I've been working on details for the hovel at the White Wolf Mine lately. Escrow (finally) closes on the land today. Current plans call for a 3600 square foot structure (garage included) in the heavy ponderosa pines, with a road that snakes down from the main road that runs the ridge line, to the compound.
Working out grades and so forth leaves me a bit concerned about churning my way out of the place with snow/ice. I can do it with 4WD and tire chains, but the objective is not to tear the road to pieces every winter and leave massive ruts. And it's annoying to chain-up/chain-down when I want to leave the facility. There are options such as placing railroad ties seated in concrete supports with rebar pushing down through the concrete into bedrock below, to keep the roadway from rutting. The railroad ties can be bedded every few feet. It's a take-off from the old tried and true "corduroy road" of tree trunks of yore. Or I can do military style metal runway sheets (which are slick as greased owl shit in the snow/ice) It may not be necessary to do that. I don't have all of the engineering worked out that closely.
The property is almost all bedrock with some soil on it - and lots of tall trees. As of this writing, I don't know whether or not I'll have to blast rock to cut out the basement. My sense is that I won't have to simply because of topography where I am going to site the shack.
Other structures such as a look-out tower (recommended by LSP), and so forth will have to come later if they come at all. I have a feeling that the grandkids will demand a treehouse if I don't have a tower constructed. Finding the right grouping of trees (possibly augmented by well-disguised structural steel) is something that I have on my list.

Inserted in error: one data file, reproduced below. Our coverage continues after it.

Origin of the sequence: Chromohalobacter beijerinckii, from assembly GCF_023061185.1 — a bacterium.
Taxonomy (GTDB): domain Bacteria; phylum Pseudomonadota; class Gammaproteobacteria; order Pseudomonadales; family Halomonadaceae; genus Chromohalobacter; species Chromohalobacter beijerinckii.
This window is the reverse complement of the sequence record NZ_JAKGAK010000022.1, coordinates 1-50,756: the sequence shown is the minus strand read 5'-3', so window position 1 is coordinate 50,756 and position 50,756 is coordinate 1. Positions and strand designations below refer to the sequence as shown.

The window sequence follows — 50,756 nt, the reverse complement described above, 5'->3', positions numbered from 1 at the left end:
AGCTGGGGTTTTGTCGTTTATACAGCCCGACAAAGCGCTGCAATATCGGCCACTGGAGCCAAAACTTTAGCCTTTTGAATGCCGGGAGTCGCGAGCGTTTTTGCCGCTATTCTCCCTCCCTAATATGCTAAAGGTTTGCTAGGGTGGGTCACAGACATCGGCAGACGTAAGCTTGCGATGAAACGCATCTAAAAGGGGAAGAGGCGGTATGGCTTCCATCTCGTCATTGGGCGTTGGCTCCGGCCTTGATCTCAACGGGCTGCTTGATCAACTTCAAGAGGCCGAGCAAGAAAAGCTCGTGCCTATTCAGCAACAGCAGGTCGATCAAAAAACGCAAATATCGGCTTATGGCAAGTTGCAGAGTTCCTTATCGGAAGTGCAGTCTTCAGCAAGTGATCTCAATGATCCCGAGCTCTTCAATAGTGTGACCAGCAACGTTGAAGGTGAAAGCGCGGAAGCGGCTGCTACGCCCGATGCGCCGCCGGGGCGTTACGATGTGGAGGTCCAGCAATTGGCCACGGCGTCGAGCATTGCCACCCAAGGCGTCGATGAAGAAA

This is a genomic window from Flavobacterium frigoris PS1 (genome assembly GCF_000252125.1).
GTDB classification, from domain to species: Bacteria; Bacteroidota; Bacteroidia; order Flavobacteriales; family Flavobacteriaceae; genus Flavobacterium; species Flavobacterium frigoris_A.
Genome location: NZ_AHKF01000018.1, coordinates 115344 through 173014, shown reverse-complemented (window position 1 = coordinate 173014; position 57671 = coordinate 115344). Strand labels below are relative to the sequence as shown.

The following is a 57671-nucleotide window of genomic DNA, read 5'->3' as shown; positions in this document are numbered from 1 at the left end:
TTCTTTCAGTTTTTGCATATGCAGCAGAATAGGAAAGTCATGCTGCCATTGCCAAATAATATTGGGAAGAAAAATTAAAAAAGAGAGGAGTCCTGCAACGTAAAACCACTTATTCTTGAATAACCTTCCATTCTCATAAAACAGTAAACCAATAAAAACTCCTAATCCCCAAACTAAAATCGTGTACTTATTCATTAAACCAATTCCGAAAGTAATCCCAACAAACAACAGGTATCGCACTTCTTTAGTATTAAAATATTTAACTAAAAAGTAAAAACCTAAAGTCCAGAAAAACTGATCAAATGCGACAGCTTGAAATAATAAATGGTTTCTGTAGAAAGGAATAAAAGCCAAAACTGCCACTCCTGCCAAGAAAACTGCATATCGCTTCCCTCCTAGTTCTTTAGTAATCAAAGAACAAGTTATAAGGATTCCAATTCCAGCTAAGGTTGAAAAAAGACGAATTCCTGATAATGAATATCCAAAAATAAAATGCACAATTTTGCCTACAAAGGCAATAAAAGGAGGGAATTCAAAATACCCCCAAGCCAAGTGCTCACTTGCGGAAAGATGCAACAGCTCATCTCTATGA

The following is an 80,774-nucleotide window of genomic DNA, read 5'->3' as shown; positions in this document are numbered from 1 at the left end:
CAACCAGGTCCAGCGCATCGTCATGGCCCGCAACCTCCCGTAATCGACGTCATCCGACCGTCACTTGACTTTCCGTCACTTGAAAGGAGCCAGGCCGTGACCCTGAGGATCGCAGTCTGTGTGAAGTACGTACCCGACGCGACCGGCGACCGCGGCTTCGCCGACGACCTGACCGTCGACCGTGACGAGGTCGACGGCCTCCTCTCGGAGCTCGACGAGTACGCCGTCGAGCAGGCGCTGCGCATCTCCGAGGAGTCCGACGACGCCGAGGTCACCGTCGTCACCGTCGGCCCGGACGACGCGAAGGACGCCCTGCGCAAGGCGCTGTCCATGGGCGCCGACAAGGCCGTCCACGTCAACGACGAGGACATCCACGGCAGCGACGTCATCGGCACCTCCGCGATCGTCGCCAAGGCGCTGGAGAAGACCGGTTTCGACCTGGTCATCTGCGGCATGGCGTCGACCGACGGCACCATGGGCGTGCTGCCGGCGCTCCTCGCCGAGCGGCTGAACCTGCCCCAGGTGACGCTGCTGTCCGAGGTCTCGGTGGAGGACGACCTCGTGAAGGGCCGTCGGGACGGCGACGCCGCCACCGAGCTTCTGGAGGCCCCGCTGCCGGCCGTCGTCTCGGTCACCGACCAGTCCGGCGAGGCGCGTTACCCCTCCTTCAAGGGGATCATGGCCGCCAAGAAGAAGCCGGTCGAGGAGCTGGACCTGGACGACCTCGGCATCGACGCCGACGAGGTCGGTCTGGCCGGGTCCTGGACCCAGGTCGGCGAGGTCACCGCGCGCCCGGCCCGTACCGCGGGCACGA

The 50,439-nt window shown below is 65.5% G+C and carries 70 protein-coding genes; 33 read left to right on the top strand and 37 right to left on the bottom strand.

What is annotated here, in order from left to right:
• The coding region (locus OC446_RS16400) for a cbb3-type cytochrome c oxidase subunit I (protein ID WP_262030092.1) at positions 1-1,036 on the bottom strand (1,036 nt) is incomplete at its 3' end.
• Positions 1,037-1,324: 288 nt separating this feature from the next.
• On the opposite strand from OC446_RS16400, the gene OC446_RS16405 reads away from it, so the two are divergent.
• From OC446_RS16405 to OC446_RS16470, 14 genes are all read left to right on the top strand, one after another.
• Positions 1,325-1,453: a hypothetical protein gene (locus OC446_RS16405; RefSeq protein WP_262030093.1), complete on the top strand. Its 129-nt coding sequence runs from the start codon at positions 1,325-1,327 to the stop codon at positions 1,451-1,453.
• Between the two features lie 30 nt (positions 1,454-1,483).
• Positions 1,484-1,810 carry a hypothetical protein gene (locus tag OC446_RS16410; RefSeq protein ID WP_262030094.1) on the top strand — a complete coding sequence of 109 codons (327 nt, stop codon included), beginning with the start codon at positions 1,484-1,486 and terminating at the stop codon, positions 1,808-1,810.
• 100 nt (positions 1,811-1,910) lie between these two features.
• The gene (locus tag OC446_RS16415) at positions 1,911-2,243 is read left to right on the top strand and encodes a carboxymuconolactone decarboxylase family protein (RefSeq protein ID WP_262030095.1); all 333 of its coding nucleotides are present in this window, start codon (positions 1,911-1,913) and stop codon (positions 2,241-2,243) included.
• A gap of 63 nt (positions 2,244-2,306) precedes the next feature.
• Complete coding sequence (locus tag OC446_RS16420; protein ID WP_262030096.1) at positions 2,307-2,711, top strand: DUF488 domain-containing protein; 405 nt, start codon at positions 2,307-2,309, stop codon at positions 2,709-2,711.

To wit: There is rimrock that runs along the length of the lower property and there are pines above that which would give a treehouse a proper perch. I could use it as a hide for taking photos when no grandchildren are running around because there is a game trail that runs along the base of the rimrock. There are tricks to keeping game in the area like putting in a watering trough and salt lick in the right place and kicking out hay in the winter for the elk (which love hay, unlike deer which are more picky).
I am using a different surveyor for the topographic survey than the one that I used for the meets and bounds survey that is complete. The topo survey (grade every 2') includes significant rock outcrops, pines over 8" in circumference, etc. The location for the hovel is evident by topography and the placement of trees by nature. The specifics are more involved. The devil is in the details and in getting them right the very first time.